My view has always been that the U.S. News methodology is basically to present a veneer of science, which has been doctored to substantially resemble the results of the peer assessment survey that is at its core. That is, the peer assessment survey provides a reasonable measure of what informed people think about rankings, and U.S. News wants to come close to that, so as to have as much credibility as possible, but not replicate it precisely, so that they can claim that their screwy methodology has some value added. This is why library size, which used to have a respectable weight in the survey, got reduced in importance: U.S. News discovered at some point in the 1990s that it didn't correlate very well with reputation, so they downsized its importance.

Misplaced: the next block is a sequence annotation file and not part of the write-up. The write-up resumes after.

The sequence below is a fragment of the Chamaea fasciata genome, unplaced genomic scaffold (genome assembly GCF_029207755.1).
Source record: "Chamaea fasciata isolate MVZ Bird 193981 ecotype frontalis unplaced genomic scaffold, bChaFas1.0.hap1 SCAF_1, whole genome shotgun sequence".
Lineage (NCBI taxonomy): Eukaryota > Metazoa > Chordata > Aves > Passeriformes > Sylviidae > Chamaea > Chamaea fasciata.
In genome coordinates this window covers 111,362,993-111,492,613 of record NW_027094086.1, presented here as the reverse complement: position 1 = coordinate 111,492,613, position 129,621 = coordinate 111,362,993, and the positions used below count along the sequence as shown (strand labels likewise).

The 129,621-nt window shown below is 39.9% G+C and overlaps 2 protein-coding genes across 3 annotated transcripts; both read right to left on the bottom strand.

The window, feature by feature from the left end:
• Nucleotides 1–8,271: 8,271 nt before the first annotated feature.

Anyway, I have reconstructed the rankings for the schools that got at least a 3.0 score on the peer assessment scale, and have attached list showing what the U.S. News list would look like if it used only the peer assessment score. It is in rank order, with the peer assessment score shown in parentheses right after the rank. As you can see, it doesn't change the top ranks very much. Chicago, Michigan, and Texas do a little better than they do under the U.S. News overall ranks, and Northwestern and Vanderbilt a little less well. But there is a big difference among some traditionally strong schools that don't do well under the U.S. News methodology, for one reason or another. Wisconsin (U.S. News rank of 36) and Florida (U.S. News rank of 46) come in at a more reasonable 24 and 35, respectively. Alabama, which beats the two just mentioned in the U.S. News ranks, doesn't show up on my list, because their peer assessment score was only 2.9. That seems to me to better reflect reality, but opinions may vary.